Glam and sleek, duo works as ultimate power couple
BECKET — The first thing you notice about the dynamic duo billed as “Jacoby & Pronk’’ is extreme physical beauty: highly arched feet, long and slender limbs, leg extensions that go up to the ear. The very next thing you learn, fortunately, is that Drew Jacoby and Rubinald Pronk also possess the true dancer’s intrinsic talents such as musicality and the glowing energy of artistry. There is stardust behind the shapes.
And they have brains and hearts. Appearing this week at the Jacob’s Pillow Dance Festival with a small ensemble (“and Dancers’’), the two prove they’re not just poseurs: They each appear in four of the program’s six abstract dances, their demeanors focused and sincere. And for all her tensile strength, Jacoby is often melancholy.
“One’’ was choreographed in 2008 by Annabelle Lopez Ochoa as a pas de deux, but for the Pillow it has been reshaped into a quartet to include Victor Mateos Arellano and Shirley Esseboom, two capable, mature dancers. Thankfully, the tweaked “world premiere’’ doesn’t lessen the dance’s impact. The duet is essentially the same material now split up between the two couples, and Esseboom dances on demi-pointe rather than, as Jacoby does, en pointe. Its original form is a small masterpiece that showcases Jacoby and Pronk’s many delicious qualities, especially — hence the title — how they uniquely meld as a couple.
The two couples of “One’’ do split up to perform their own duets, Arellano and Esseboom as curious playmates in Hans van Manen’s “Deja Vu’’ and Jacoby and Pronk in a tantalizing excerpt from Christopher Wheeldon’s yearning “Rhapsody Fantaisie.’’ Though it’s probably not practical, this program could have benefited from a longer group piece such as the full “Fantaisie.’’
Arch, if a tad fluffy, the solo “L’efflere,’’ also choreographed by Ochoa, again demonstrates Pronk’s hyperagility, as well as his aura of fey androgyny. Dancing until the end with a red rose stuffed in his mouth, Pronk weaves his body through one long undulation after another, articulating every nuanced ripple, or he shakes on his heels, his body suddenly clamped shut. A few of his endless, high back attitudes made me think of how luxurious he’d be as the swan queen Odette. Why not?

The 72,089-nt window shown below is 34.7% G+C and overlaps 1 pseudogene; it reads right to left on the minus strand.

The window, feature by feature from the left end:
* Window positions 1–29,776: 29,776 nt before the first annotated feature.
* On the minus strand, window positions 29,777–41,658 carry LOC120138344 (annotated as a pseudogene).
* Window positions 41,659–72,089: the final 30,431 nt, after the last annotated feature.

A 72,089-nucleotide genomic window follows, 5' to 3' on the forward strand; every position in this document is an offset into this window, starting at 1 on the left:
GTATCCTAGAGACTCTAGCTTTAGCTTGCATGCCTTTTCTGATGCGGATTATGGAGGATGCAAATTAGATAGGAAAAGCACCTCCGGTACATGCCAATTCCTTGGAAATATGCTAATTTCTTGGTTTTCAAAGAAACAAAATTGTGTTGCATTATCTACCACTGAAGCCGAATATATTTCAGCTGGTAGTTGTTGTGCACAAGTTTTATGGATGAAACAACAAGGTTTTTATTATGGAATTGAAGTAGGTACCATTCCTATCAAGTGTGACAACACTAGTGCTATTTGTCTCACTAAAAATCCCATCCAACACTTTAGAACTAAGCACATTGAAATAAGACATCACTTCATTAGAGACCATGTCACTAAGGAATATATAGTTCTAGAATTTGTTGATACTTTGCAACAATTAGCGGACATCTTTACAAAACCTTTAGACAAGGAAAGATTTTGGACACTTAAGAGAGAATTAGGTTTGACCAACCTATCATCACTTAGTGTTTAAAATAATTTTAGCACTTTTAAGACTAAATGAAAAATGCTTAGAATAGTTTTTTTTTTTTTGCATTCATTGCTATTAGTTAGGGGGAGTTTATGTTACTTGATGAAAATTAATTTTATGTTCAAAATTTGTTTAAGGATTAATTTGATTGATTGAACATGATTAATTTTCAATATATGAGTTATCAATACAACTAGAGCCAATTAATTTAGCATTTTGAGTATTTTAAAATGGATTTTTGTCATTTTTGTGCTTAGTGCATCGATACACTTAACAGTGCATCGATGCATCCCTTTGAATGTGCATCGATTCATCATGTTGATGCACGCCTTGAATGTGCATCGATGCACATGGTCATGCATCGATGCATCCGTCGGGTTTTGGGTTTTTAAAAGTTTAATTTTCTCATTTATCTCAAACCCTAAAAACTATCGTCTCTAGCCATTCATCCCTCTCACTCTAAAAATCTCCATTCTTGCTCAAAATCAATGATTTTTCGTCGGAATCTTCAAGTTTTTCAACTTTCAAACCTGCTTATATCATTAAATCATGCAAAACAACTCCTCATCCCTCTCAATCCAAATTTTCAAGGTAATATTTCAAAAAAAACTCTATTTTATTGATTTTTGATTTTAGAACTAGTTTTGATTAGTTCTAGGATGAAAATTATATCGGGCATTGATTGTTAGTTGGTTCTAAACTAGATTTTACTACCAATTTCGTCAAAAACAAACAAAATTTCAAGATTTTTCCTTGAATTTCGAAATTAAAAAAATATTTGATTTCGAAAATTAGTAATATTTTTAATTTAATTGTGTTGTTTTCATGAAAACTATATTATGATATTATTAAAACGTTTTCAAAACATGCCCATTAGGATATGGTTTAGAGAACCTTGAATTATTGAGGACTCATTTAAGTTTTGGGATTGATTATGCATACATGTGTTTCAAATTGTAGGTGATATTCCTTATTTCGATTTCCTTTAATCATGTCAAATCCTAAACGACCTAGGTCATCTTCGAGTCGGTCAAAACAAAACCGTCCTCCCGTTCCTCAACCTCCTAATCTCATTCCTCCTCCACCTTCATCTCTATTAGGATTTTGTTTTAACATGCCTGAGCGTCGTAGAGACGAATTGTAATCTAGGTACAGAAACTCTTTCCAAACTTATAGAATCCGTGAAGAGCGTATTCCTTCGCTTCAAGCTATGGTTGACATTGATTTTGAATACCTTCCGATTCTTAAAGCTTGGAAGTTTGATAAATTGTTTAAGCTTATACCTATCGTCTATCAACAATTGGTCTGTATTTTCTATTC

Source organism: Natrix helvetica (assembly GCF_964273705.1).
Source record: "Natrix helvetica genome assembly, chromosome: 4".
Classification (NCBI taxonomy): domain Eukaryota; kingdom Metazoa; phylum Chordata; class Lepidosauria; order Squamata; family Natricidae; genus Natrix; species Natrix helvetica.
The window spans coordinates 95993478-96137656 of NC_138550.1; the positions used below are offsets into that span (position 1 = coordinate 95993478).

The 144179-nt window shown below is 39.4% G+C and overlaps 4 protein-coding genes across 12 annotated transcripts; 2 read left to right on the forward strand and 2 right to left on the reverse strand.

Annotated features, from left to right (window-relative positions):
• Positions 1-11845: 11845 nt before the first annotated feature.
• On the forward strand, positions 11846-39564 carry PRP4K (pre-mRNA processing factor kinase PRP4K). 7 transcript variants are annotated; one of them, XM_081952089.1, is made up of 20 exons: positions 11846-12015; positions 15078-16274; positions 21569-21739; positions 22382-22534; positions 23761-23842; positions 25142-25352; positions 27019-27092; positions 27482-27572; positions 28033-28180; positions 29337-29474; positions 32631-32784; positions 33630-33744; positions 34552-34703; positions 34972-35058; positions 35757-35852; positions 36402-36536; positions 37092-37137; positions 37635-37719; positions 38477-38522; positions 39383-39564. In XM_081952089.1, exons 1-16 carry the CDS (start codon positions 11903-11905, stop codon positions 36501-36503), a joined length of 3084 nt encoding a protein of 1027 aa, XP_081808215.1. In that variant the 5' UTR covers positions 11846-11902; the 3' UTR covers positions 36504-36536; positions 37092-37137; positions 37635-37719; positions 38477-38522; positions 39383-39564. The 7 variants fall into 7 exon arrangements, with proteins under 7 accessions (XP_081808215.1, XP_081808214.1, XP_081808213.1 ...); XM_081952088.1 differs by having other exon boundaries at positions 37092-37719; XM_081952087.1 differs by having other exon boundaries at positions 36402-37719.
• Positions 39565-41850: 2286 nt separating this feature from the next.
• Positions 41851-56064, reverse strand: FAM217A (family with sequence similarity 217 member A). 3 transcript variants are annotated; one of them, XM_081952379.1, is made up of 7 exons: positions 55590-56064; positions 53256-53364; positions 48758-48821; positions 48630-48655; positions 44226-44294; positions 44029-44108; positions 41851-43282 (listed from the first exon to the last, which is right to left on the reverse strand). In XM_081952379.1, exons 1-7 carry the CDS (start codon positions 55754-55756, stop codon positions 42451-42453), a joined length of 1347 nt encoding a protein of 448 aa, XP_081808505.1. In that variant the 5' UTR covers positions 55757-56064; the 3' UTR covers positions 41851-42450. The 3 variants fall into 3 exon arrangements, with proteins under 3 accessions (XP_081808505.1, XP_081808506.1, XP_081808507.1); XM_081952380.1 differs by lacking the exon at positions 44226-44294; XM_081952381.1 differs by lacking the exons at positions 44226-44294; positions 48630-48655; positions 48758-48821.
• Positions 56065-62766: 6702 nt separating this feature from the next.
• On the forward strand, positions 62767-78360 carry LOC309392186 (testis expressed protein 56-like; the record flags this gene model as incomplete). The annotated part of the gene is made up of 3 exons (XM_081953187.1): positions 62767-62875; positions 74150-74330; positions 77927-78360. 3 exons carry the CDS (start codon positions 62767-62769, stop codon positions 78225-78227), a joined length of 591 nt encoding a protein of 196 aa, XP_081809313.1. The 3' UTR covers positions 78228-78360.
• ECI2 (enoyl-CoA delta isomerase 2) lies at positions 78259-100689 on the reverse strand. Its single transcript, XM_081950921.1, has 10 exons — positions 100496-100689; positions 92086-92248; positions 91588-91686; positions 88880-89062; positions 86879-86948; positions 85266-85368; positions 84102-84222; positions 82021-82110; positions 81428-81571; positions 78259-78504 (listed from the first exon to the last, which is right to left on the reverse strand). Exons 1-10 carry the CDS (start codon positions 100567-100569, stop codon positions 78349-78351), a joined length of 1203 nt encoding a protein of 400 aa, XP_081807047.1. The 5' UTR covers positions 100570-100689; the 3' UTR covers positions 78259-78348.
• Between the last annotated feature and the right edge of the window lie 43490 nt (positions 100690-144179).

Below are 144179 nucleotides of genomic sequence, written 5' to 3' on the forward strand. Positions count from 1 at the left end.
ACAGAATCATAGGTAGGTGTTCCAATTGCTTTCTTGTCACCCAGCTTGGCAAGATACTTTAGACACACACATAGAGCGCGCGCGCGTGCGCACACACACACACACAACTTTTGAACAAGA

American Ballet Theatre’s David Hallberg also appears as a guest this week in Lauri Stallings’s “Both.’’ He and Jacoby thrillingly toss off their glam-sleek selves, instead moving with strangled tentative contortions. They are by turns goofy and tragically self-conscious, but in the end, as they limp and stutter into an awkward embrace, they are glorious, like two who have found true recognition in another.
However, in Leo Mujic’s “Change Me’’ — this and “Both’’ are world premieres, and though by different choreographers, I wonder if they were meant to be companion pieces — Hallberg returns to his more recognizably exacting technique, then reclines haughtily off to the side. He watches as Jacoby is manipulated and lifted all over the stage by Mujic and Pronk, she still wonderfully strange, sometimes erupting into spasms of untamed movements that echo those in “Both.’’
Each time she nears Hallberg, he kicks or pushes her away, in the end stalking off. Jacoby remains, and though breathing in gasps and muttering, it feels like a triumph. Two, it turns out, is not always better than one.
Janine Parker can be reached at firstname.lastname@example.org.
Correction: Because of an editing error, a photo credit in an earlier version of this story misspelled photographer Liza Volls first name.